Adversaries may use Valid Accounts to log into a computer using the Remote Desktop Protocol (RDP). The adversary may then perform actions as the logged-on user.
Remote desktop is a common feature in operating systems. It allows a user to log into an interactive session with a system desktop graphical user interface on a remote system. Microsoft refers to its implementation of the Remote Desktop Protocol (RDP) as Remote Desktop Services (RDS).
Adversaries may connect to a remote system over RDP/RDS to expand access if the service is enabled and allows access to accounts with known credentials. Adversaries will likely use Credential Access techniques to acquire credentials to use with RDP. Adversaries may also use RDP in conjunction with the Accessibility Features or Terminal Services DLL for Persistence.
Audit the Remote Desktop Users group membership regularly. Remove unnecessary accounts and groups from Remote Desktop Users groups.
|M1042||Disable or Remove Feature or Program||
Disable the RDP service if it is unnecessary.
|M1035||Limit Access to Resource Over Network||
Use remote desktop gateways.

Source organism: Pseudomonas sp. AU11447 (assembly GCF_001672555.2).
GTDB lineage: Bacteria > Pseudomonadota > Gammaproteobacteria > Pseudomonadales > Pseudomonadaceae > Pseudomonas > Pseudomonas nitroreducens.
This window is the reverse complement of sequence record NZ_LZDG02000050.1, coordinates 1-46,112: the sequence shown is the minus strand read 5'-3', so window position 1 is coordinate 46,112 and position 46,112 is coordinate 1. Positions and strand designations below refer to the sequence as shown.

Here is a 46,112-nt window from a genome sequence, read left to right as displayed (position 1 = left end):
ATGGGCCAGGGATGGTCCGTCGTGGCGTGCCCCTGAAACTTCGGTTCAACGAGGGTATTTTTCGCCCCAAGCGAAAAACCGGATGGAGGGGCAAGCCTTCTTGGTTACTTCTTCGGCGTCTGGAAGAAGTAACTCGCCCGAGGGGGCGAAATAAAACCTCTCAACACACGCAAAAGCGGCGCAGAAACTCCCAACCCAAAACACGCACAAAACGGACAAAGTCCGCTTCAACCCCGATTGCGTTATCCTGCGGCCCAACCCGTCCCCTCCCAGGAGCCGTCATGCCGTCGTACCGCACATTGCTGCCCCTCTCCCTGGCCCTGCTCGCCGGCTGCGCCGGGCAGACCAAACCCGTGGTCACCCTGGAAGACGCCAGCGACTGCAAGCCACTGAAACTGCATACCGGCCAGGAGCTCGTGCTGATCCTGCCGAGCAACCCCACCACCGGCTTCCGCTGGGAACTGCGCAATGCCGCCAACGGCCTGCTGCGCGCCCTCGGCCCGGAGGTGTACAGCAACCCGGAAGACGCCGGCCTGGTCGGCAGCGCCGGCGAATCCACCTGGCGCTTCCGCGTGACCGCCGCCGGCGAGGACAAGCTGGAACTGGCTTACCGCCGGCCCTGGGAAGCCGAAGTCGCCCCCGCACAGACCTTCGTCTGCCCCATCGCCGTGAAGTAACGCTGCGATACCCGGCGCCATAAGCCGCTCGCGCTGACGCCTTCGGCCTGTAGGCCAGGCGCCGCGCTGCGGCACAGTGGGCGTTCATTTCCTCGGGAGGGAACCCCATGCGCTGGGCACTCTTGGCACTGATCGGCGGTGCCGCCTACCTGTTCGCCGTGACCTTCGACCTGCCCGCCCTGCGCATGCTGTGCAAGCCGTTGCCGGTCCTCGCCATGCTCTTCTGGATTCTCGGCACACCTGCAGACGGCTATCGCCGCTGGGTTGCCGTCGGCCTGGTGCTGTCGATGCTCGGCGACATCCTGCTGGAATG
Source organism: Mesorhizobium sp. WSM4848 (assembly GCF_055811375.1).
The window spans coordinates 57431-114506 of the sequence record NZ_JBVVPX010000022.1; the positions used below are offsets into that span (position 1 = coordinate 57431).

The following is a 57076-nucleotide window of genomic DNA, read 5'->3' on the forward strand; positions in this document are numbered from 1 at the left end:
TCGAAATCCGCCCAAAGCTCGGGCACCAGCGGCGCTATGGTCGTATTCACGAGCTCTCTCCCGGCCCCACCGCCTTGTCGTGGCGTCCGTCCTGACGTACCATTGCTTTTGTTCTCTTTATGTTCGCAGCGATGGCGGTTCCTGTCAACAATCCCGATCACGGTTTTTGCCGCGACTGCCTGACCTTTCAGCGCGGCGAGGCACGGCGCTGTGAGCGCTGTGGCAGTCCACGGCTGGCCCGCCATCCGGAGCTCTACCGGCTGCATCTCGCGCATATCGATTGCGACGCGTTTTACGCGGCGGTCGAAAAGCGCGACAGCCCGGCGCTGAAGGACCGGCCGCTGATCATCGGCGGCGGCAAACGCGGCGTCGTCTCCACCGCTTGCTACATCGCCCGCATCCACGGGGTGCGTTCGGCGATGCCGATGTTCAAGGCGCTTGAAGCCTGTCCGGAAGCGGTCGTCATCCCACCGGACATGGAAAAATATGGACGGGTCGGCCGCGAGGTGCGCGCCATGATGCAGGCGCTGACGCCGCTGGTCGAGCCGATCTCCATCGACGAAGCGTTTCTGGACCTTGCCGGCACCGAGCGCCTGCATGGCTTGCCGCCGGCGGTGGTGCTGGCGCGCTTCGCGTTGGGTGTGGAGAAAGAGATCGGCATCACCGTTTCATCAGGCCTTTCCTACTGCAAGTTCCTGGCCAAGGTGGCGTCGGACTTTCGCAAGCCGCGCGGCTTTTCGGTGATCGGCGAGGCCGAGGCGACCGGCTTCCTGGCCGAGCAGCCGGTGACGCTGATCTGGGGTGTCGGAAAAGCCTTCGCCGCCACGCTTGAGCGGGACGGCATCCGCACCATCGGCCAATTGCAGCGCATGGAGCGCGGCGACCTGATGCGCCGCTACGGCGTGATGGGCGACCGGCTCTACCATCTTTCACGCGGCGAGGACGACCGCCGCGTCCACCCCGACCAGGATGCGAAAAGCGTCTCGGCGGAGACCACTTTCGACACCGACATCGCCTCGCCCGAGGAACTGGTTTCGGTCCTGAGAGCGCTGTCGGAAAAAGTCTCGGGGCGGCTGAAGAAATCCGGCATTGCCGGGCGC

Use multi-factor authentication for remote logins.
Do not leave RDP accessible from the internet. Enable firewall rules to block RDP traffic between network security zones within a network.
|M1028||Operating System Configuration||
Change GPOs to define shorter timeouts sessions and maximum amount of time any single session can be active. Change GPOs to specify the maximum amount of time that a disconnected session stays active on the RD session host server.
|M1026||Privileged Account Management||
Consider removing the local Administrators group from the list of groups allowed to log in through RDP.
|M1018||User Account Management||
Limit remote user permissions if remote access is necessary.
|ID||Data Source||Data Component||Detects|
|DS0028||Logon Session||Logon Session Creation||
Monitor for user accounts logged into systems associated with RDP (ex: Windows EID 4624 Logon Type 10). Other factors, such as access patterns (ex: multiple systems over a relatively short period of time) and activity that occurs after a remote login, may indicate suspicious or malicious behavior with RDP.
|DS0029||Network Traffic||Network Connection Creation||
Monitor for newly constructed network connections (typically over port 3389) that may use Valid Accounts to log into a computer using the Remote Desktop Protocol (RDP). The adversary may then perform actions as the logged-on user. Other factors, such as access patterns and activity that occurs after a remote login, may indicate suspicious or malicious behavior with RDP.
|Network Traffic Flow||
Monitor network traffic for uncommon data flows that may use Valid Accounts to log into a computer using the Remote Desktop Protocol (RDP).
Monitor for newly executed processes (such as